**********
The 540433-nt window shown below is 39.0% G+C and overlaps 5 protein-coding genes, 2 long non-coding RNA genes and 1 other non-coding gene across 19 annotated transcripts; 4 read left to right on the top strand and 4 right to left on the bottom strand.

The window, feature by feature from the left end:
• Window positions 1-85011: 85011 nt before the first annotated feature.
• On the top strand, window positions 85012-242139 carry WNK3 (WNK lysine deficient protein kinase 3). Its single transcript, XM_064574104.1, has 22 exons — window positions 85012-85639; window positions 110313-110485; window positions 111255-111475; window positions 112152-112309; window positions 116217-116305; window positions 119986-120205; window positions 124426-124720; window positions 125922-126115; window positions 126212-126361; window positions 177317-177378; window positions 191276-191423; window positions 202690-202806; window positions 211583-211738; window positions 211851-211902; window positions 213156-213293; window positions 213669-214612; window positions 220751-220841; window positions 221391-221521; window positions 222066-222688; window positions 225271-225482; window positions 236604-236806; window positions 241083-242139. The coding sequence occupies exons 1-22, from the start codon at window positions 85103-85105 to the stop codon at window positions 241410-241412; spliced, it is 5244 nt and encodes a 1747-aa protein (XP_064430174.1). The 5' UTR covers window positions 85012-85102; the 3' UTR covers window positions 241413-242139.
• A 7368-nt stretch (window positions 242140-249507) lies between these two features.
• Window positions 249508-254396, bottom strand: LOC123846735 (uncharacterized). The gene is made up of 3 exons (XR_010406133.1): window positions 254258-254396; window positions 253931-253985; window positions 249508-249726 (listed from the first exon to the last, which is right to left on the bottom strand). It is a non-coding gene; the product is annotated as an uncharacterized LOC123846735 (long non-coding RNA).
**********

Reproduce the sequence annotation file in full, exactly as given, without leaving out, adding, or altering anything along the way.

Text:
The 540433-nt window shown below is 39.0% G+C and overlaps 5 protein-coding genes, 2 long non-coding RNA genes and 1 other non-coding gene across 19 annotated transcripts; 4 read left to right on the top strand and 4 right to left on the bottom strand.

The window, feature by feature from the left end:
• Window positions 1-85011: 85011 nt before the first annotated feature.
• On the top strand, window positions 85012-242139 carry WNK3 (WNK lysine deficient protein kinase 3). Its single transcript, XM_064574104.1, has 22 exons — window positions 85012-85639; window positions 110313-110485; window positions 111255-111475; window positions 112152-112309; window positions 116217-116305; window positions 119986-120205; window positions 124426-124720; window positions 125922-126115; window positions 126212-126361; window positions 177317-177378; window positions 191276-191423; window positions 202690-202806; window positions 211583-211738; window positions 211851-211902; window positions 213156-213293; window positions 213669-214612; window positions 220751-220841; window positions 221391-221521; window positions 222066-222688; window positions 225271-225482; window positions 236604-236806; window positions 241083-242139. The coding sequence occupies exons 1-22, from the start codon at window positions 85103-85105 to the stop codon at window positions 241410-241412; spliced, it is 5244 nt and encodes a 1747-aa protein (XP_064430174.1). The 5' UTR covers window positions 85012-85102; the 3' UTR covers window positions 241413-242139.
• A 7368-nt stretch (window positions 242140-249507) lies between these two features.
• Window positions 249508-254396, bottom strand: LOC123846735 (uncharacterized). The gene is made up of 3 exons (XR_010406133.1): window positions 254258-254396; window positions 253931-253985; window positions 249508-249726 (listed from the first exon to the last, which is right to left on the bottom strand). It is a non-coding gene; the product is annotated as an uncharacterized LOC123846735 (long non-coding RNA).